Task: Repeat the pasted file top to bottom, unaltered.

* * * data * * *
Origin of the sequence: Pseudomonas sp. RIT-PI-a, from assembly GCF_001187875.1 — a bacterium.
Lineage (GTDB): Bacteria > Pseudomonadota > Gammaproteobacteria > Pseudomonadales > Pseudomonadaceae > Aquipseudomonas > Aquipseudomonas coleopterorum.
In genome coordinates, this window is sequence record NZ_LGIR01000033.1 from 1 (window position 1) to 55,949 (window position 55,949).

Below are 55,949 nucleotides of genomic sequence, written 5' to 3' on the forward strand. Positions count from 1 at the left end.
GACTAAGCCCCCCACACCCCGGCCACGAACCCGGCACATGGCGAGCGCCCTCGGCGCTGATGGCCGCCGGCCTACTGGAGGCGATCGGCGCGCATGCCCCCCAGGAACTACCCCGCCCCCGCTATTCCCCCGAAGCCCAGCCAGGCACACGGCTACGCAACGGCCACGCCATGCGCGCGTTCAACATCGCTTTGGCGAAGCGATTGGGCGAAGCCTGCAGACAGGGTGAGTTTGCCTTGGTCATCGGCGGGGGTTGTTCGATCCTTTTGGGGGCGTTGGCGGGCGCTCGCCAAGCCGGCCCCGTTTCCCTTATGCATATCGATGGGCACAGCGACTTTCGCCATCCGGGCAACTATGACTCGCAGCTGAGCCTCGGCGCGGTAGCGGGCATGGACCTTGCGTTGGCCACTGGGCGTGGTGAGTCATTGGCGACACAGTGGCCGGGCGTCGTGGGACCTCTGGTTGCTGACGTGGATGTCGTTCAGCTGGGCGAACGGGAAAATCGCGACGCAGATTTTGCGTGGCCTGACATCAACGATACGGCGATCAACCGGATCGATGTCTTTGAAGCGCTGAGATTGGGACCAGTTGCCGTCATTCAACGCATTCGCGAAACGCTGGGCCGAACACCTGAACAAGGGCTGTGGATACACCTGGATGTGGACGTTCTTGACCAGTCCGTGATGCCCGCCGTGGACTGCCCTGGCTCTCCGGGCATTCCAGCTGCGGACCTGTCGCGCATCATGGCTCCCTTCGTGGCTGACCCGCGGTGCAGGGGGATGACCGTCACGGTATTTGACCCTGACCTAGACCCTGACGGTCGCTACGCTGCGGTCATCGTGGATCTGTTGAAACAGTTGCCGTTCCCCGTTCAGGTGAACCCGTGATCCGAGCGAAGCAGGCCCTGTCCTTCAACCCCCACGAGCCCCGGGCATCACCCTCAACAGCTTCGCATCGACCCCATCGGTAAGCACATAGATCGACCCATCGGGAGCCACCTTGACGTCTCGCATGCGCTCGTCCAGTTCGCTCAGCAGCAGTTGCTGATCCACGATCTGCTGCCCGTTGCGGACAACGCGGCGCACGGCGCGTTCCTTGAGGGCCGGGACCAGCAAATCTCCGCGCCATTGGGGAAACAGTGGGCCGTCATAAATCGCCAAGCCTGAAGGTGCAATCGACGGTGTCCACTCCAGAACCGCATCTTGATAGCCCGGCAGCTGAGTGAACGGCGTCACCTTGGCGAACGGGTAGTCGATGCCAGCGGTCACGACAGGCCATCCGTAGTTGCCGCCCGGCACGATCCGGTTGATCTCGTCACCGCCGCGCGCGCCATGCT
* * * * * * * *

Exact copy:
Origin of the sequence: Pseudomonas sp. RIT-PI-a, from assembly GCF_001187875.1 — a bacterium.
Lineage (GTDB): Bacteria > Pseudomonadota > Gammaproteobacteria > Pseudomonadales > Pseudomonadaceae > Aquipseudomonas > Aquipseudomonas coleopterorum.
In genome coordinates, this window is sequence record NZ_LGIR01000033.1 from 1 (window position 1) to 55,949 (window position 55,949).

Below are 55,949 nucleotides of genomic sequence, written 5' to 3' on the forward strand. Positions count from 1 at the left end.
GACTAAGCCCCCCACACCCCGGCCACGAACCCGGCACATGGCGAGCGCCCTCGGCGCTGATGGCCGCCGGCCTACTGGAGGCGATCGGCGCGCATGCCCCCCAGGAACTACCCCGCCCCCGCTATTCCCCCGAAGCCCAGCCAGGCACACGGCTACGCAACGGCCACGCCATGCGCGCGTTCAACATCGCTTTGGCGAAGCGATTGGGCGAAGCCTGCAGACAGGGTGAGTTTGCCTTGGTCATCGGCGGGGGTTGTTCGATCCTTTTGGGGGCGTTGGCGGGCGCTCGCCAAGCCGGCCCCGTTTCCCTTATGCATATCGATGGGCACAGCGACTTTCGCCATCCGGGCAACTATGACTCGCAGCTGAGCCTCGGCGCGGTAGCGGGCATGGACCTTGCGTTGGCCACTGGGCGTGGTGAGTCATTGGCGACACAGTGGCCGGGCGTCGTGGGACCTCTGGTTGCTGACGTGGATGTCGTTCAGCTGGGCGAACGGGAAAATCGCGACGCAGATTTTGCGTGGCCTGACATCAACGATACGGCGATCAACCGGATCGATGTCTTTGAAGCGCTGAGATTGGGACCAGTTGCCGTCATTCAACGCATTCGCGAAACGCTGGGCCGAACACCTGAACAAGGGCTGTGGATACACCTGGATGTGGACGTTCTTGACCAGTCCGTGATGCCCGCCGTGGACTGCCCTGGCTCTCCGGGCATTCCAGCTGCGGACCTGTCGCGCATCATGGCTCCCTTCGTGGCTGACCCGCGGTGCAGGGGGATGACCGTCACGGTATTTGACCCTGACCTAGACCCTGACGGTCGCTACGCTGCGGTCATCGTGGATCTGTTGAAACAGTTGCCGTTCCCCGTTCAGGTGAACCCGTGATCCGAGCGAAGCAGGCCCTGTCCTTCAACCCCCACGAGCCCCGGGCATCACCCTCAACAGCTTCGCATCGACCCCATCGGTAAGCACATAGATCGACCCATCGGGAGCCACCTTGACGTCTCGCATGCGCTCGTCCAGTTCGCTCAGCAGCAGTTGCTGATCCACGATCTGCTGCCCGTTGCGGACAACGCGGCGCACGGCGCGTTCCTTGAGGGCCGGGACCAGCAAATCTCCGCGCCATTGGGGAAACAGTGGGCCGTCATAAATCGCCAAGCCTGAAGGTGCAATCGACGGTGTCCACTCCAGAACCGCATCTTGATAGCCCGGCAGCTGAGTGAACGGCGTCACCTTGGCGAACGGGTAGTCGATGCCAGCGGTCACGACAGGCCATCCGTAGTTGCCGCCCGGCACGATCCGGTTGATCTCGTCACCGCCGCGCGCGCCATGCT